Galilei, Galileo, The systems of the world, 1661

List of thumbnails

< >
1
1
2
2
3
3
4
4
5
5
6
6
7
7
8
8
9
9
10
10
< >
page |< < of 948 > >|
    <archimedes>
      <text>
        <front>
          <section>
            <pb xlink:href="065/01/006.jpg"/>
            <p type="main">
              <s>
                <emph type="italics"/>
              With all I conceived it very proper to expreſs theſe conceits by way of Dialogue, which, as not being
                <lb/>
              bound up to the riggid obſervance of Mathematical Laws, gives place alſo to Digreſsions that are
                <lb/>
              ſometimes no leſs curious than the principal Argument.
                <emph.end type="italics"/>
              </s>
            </p>
            <p type="main">
              <s>
                <emph type="italics"/>
              I chanced to be ſeveral years ſince, at ſeveral times, in the Stupendious Citty of
                <emph.end type="italics"/>
              Venice,
                <emph type="italics"/>
              where I
                <lb/>
              converſed with
                <emph.end type="italics"/>
              Signore Giovan Franceſco Sagredo
                <emph type="italics"/>
              of a Noble Extraction, and piercing wit. </s>
              <s>There
                <lb/>
              came thither from
                <emph.end type="italics"/>
              Florence
                <emph type="italics"/>
              at the ſame time
                <emph.end type="italics"/>
              Signore Filippo Salviati,
                <emph type="italics"/>
              whoſe leaſt glory was the Emi­
                <lb/>
              nence of his Blood, and Magnificence of his Eſtate: a ſublime Wit that fed not more hungerly upon
                <lb/>
              any pleaſure than on elevated Speculations. </s>
              <s>In the company of theſe two I often diſcourſed of theſe
                <lb/>
              matters before a certain Peripatetick Philoſopher who ſeemed to have no geater obſtacle in underſtand­
                <lb/>
              ing of the Truth, than the Fame he had acquired by Ariſtotelical Interpretations.
                <emph.end type="italics"/>
              </s>
            </p>
            <p type="main">
              <s>
                <emph type="italics"/>
              Now, ſeeing that inexorable Death hath deprived
                <emph.end type="italics"/>
              Venice
                <emph type="italics"/>
              and
                <emph.end type="italics"/>
              Florence
                <emph type="italics"/>
              of thoſe two great Lights in
                <lb/>
              the very Meridian of their years, I did reſolve, as far as my poor ability would permit, to perpetuate
                <lb/>
              their lives to their honour in theſe leaves, bringing them in as Interlocutors in the preſent Controverſy.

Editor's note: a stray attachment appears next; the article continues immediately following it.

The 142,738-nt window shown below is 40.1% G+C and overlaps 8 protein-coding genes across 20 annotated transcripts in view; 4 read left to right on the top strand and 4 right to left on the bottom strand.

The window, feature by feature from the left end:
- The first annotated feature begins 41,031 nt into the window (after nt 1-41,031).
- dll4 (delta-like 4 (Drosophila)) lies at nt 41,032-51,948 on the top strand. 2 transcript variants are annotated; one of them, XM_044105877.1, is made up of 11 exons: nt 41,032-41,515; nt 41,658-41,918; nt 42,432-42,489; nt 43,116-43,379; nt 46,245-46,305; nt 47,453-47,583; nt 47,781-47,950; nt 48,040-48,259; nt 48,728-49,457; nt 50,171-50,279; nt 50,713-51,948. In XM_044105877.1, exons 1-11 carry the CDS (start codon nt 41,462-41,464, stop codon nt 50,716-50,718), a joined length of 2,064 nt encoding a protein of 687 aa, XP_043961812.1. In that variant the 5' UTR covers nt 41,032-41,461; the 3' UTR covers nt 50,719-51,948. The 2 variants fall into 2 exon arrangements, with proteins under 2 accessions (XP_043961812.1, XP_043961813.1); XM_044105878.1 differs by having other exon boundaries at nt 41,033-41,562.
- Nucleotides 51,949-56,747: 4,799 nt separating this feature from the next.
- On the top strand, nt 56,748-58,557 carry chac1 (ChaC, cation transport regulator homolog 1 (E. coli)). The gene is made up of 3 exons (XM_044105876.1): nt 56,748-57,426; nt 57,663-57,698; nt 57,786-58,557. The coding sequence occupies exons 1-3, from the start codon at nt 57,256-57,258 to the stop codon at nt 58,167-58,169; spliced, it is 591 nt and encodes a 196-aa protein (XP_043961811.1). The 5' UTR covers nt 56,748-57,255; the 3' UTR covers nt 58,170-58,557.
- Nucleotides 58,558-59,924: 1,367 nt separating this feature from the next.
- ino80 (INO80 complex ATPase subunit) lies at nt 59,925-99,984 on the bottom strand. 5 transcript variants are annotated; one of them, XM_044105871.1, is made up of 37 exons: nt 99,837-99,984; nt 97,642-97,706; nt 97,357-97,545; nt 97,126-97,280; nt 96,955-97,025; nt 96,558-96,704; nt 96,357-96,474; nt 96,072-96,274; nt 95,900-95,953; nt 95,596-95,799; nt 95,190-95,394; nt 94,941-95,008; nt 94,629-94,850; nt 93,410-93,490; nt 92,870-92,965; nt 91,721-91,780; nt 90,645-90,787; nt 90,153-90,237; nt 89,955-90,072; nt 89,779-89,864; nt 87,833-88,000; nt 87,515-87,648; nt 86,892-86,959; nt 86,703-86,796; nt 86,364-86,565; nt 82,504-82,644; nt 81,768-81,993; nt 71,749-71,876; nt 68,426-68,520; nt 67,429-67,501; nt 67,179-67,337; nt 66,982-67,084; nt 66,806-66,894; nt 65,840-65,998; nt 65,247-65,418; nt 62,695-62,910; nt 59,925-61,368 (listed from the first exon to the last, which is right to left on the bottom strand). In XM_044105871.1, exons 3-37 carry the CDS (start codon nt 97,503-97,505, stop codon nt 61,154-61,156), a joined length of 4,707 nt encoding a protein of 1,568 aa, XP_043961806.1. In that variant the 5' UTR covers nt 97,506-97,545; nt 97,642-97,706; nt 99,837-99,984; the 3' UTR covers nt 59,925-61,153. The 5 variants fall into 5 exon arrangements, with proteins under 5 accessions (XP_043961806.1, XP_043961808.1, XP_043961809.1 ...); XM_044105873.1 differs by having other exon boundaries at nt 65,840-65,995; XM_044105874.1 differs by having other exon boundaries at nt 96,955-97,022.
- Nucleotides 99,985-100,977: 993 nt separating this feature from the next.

<lb/>
              </s>
              <s>Nor ſhall the Honest Peripatetick want his place, to whom for his exceſsive affection to wards the Com­
                <lb/>
              mentaries of
                <emph.end type="italics"/>
              Simplicius,
                <emph type="italics"/>
              I thought fit, without mentioning his own Name, to leave that of the Author
                <lb/>
              he ſo much reſpected. </s>
              <s>Let thoſe two great Souls, ever venerable to my heart, pleaſe to accept this pu­
                <lb/>
              blick Monument of my never dying Love; and let the remembr ance of their Eloquence aſsiſt me in
                <lb/>
              delivering to Poſterity the Conſider ations that I have promiſed.
                <emph.end type="italics"/>
              </s>
            </p>
            <p type="main">
              <s>
                <emph type="italics"/>
              There caſually happened (as was uſuall) ſeveral diſcourſes at times between theſe Gentlemen, the
                <lb/>
              which had rather inflamed than ſatisfied in their wits the thirſt they had to be learning; whereupon
                <lb/>
              they took a diſcreet reſolution to meet together for certain dayes, in which all other buſineſs ſet aſide,
                <lb/>
              they might betake themſelves more methodically to contemplate the Wonders of God in Heaven, and in
                <lb/>
              the Earth: the place appointed for their meeting being in the Palace of the Noble
                <emph.end type="italics"/>
              Sagredo,
                <emph type="italics"/>
              after the
                <lb/>
              due, but very ſhort complements
                <emph.end type="italics"/>
              ; Signore Salviati
                <emph type="italics"/>
              began in this manner.
                <emph.end type="italics"/>
              </s>
            </p>
          </section>
        </front>
        <body>
          <chap/>
        </body>
      </text>
    </archimedes>